Toddler Won't Let Us Talk!
My 26 month old has given to saying No talking! (or, when he's in a polite mood, No talking please!) whenever adults in his presence start talking to one another. We have tried to negotiate (Daddy and I will talk for one more minute and then we'll talk to you.), a method which ordinarily works well with him (he's very verbal and open to negotation) but he resists - he wants us to stop talking then and there. And on top of the fact that it is draining to never be able to talk to another adult in his presence, there are times when my husband and I simply need to talk to one another (driving directions, etc.). I understand my son's frustration: he doesn't want to be left out of the conversation. When I think about it, for my husband and I to talk quickly and use words/concepts he can't understand (which is what we do when we talk to one another) is like switching to a foreign language all of a sudden, and if anyone did that to me I would think it very rude! On the other hand, I don't want to give him the idea that (a) it's ok for him to order us around and (b) that it's not ok for adults to talk to one another. What have others done in this situation? silenced mommy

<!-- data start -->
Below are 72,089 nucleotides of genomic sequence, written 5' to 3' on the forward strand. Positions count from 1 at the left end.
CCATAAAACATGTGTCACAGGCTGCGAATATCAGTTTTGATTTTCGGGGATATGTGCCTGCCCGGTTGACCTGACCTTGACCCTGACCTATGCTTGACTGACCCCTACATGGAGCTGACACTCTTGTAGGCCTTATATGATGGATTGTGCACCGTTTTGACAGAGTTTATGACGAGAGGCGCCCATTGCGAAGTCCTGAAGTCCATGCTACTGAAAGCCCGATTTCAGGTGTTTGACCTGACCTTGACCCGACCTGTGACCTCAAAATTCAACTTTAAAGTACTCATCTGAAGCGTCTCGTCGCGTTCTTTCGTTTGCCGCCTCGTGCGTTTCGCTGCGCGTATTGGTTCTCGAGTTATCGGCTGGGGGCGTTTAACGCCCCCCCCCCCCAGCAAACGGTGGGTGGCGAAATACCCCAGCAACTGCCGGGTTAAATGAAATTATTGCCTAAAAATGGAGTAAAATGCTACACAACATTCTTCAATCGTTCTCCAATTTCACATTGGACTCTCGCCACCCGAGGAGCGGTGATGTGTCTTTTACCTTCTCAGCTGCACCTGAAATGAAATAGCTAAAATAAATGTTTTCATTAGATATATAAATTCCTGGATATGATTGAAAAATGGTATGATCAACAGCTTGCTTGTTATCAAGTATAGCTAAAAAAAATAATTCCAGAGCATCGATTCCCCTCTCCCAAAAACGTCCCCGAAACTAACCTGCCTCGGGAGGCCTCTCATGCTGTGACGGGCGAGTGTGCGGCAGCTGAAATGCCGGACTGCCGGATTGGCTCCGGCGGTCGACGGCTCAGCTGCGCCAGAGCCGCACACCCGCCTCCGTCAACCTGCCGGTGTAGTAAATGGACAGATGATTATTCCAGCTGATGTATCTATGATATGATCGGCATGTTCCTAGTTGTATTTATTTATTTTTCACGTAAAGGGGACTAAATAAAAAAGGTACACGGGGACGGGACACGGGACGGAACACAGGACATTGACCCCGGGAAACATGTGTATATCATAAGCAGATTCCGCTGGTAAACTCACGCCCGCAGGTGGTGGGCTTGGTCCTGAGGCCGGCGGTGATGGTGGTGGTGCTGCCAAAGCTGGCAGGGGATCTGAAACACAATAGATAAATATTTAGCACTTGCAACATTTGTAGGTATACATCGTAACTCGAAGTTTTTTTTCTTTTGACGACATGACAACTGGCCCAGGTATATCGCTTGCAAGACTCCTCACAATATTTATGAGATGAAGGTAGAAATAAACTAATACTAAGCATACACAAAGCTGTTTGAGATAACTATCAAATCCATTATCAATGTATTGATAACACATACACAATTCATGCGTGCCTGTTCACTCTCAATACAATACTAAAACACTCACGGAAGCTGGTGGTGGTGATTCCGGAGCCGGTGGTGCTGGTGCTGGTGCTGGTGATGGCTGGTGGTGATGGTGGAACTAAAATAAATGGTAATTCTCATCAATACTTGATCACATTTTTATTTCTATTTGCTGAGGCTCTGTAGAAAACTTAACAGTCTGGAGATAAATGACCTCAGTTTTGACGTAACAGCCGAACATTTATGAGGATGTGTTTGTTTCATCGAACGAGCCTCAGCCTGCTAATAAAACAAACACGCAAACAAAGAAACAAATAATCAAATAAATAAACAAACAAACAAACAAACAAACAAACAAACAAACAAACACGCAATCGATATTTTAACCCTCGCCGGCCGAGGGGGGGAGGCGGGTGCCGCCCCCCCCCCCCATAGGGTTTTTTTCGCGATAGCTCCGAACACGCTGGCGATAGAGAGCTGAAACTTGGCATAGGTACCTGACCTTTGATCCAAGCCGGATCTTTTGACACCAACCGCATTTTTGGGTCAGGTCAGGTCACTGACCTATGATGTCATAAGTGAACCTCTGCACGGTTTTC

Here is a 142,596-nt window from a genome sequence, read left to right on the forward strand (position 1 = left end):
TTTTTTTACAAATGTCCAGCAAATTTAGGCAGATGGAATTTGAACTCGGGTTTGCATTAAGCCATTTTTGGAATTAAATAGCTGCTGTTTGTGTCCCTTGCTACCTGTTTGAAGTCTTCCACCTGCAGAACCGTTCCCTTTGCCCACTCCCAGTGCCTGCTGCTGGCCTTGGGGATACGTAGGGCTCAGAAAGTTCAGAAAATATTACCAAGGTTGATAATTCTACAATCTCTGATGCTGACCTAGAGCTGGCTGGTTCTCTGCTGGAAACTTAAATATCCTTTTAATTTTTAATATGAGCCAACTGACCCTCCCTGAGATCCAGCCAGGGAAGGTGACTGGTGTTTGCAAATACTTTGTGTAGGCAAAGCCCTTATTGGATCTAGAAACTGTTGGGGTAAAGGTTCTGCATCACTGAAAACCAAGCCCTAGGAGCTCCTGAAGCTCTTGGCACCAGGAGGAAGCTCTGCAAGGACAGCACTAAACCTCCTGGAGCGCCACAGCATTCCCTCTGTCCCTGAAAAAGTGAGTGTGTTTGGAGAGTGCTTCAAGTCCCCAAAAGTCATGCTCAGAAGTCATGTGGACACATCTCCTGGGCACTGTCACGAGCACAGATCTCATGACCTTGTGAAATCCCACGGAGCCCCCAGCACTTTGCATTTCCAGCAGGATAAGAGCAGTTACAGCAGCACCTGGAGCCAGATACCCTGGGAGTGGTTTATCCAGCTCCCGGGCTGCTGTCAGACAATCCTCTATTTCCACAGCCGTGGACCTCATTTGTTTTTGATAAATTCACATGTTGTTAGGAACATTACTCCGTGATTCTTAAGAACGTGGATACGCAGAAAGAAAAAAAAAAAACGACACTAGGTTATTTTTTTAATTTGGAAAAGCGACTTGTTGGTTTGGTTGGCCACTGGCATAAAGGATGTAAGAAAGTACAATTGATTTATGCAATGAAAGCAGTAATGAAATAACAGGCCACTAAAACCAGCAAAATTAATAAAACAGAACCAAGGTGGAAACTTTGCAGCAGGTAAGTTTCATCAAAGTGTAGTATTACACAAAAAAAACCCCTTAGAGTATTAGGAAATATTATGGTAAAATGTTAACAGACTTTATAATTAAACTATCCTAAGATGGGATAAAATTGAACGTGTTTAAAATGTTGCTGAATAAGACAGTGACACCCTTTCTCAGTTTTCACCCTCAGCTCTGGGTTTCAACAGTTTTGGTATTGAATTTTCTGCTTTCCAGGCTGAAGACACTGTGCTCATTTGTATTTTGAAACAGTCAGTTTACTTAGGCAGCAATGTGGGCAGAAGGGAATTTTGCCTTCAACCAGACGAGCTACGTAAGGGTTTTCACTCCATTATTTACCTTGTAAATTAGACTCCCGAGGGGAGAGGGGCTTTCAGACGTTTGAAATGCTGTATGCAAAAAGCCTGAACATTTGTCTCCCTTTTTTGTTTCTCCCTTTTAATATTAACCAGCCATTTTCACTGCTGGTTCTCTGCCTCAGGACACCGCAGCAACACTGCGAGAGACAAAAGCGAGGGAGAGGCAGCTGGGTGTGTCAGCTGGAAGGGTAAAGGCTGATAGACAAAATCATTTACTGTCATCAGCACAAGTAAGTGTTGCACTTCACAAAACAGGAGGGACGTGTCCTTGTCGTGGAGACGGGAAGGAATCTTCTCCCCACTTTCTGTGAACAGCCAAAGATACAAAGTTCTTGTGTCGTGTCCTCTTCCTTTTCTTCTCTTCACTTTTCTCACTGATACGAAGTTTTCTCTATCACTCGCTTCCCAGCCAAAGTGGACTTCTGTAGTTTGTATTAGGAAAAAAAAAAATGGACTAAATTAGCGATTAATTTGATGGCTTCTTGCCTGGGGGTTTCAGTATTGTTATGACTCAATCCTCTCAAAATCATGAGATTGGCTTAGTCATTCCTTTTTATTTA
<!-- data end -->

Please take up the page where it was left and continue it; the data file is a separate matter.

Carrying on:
I've gone through this with every one of my four children and have simply and firmly told them that Mommy and Daddy often talk to each other, and we do not tolerate being told, effectively, to shut up. When the child has a question, I tell them I'll answer it in a minute. When the order is simply to assert control, I don't tolerate it.
I do this because I don't want my children to become unpleasant and dictatorial. I do this because I value my conversations with my husband. And I do this because in our family we are the bosses. End of story. We revel in our children's conversations, but we do not allow them to limit ours. Ayelet